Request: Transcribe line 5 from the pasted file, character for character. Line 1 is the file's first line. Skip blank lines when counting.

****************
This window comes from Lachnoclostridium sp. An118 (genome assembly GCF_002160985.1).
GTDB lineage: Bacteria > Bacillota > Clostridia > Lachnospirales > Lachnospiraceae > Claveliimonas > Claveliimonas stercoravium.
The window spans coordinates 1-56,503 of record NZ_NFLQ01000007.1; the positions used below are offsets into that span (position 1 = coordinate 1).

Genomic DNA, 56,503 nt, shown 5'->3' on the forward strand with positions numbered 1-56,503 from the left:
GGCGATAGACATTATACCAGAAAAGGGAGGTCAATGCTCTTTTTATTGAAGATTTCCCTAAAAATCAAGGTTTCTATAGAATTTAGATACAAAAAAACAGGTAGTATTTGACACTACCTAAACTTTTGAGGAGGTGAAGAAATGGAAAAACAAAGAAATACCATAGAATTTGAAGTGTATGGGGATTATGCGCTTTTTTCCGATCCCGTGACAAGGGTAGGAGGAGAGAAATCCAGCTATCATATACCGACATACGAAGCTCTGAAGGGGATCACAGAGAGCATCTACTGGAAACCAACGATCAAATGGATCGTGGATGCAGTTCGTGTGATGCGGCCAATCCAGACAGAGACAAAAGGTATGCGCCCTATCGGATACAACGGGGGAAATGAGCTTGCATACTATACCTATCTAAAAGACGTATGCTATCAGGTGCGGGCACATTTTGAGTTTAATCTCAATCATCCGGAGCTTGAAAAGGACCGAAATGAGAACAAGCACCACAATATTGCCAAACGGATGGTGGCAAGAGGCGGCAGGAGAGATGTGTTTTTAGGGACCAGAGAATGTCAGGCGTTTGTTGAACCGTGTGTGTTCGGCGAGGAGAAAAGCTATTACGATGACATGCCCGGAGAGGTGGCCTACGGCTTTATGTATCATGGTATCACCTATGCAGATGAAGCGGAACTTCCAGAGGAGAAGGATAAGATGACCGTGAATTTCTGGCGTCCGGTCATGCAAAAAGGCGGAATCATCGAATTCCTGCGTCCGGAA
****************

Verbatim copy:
GGCGATAGACATTATACCAGAAAAGGGAGGTCAATGCTCTTTTTATTGAAGATTTCCCTAAAAATCAAGGTTTCTATAGAATTTAGATACAAAAAAACAGGTAGTATTTGACACTACCTAAACTTTTGAGGAGGTGAAGAAATGGAAAAACAAAGAAATACCATAGAATTTGAAGTGTATGGGGATTATGCGCTTTTTTCCGATCCCGTGACAAGGGTAGGAGGAGAGAAATCCAGCTATCATATACCGACATACGAAGCTCTGAAGGGGATCACAGAGAGCATCTACTGGAAACCAACGATCAAATGGATCGTGGATGCAGTTCGTGTGATGCGGCCAATCCAGACAGAGACAAAAGGTATGCGCCCTATCGGATACAACGGGGGAAATGAGCTTGCATACTATACCTATCTAAAAGACGTATGCTATCAGGTGCGGGCACATTTTGAGTTTAATCTCAATCATCCGGAGCTTGAAAAGGACCGAAATGAGAACAAGCACCACAATATTGCCAAACGGATGGTGGCAAGAGGCGGCAGGAGAGATGTGTTTTTAGGGACCAGAGAATGTCAGGCGTTTGTTGAACCGTGTGTGTTCGGCGAGGAGAAAAGCTATTACGATGACATGCCCGGAGAGGTGGCCTACGGCTTTATGTATCATGGTATCACCTATGCAGATGAAGCGGAACTTCCAGAGGAGAAGGATAAGATGACCGTGAATTTCTGGCGTCCGGTCATGCAAAAAGGCGGAATCATCGAATTCCTGCGTCCGGAA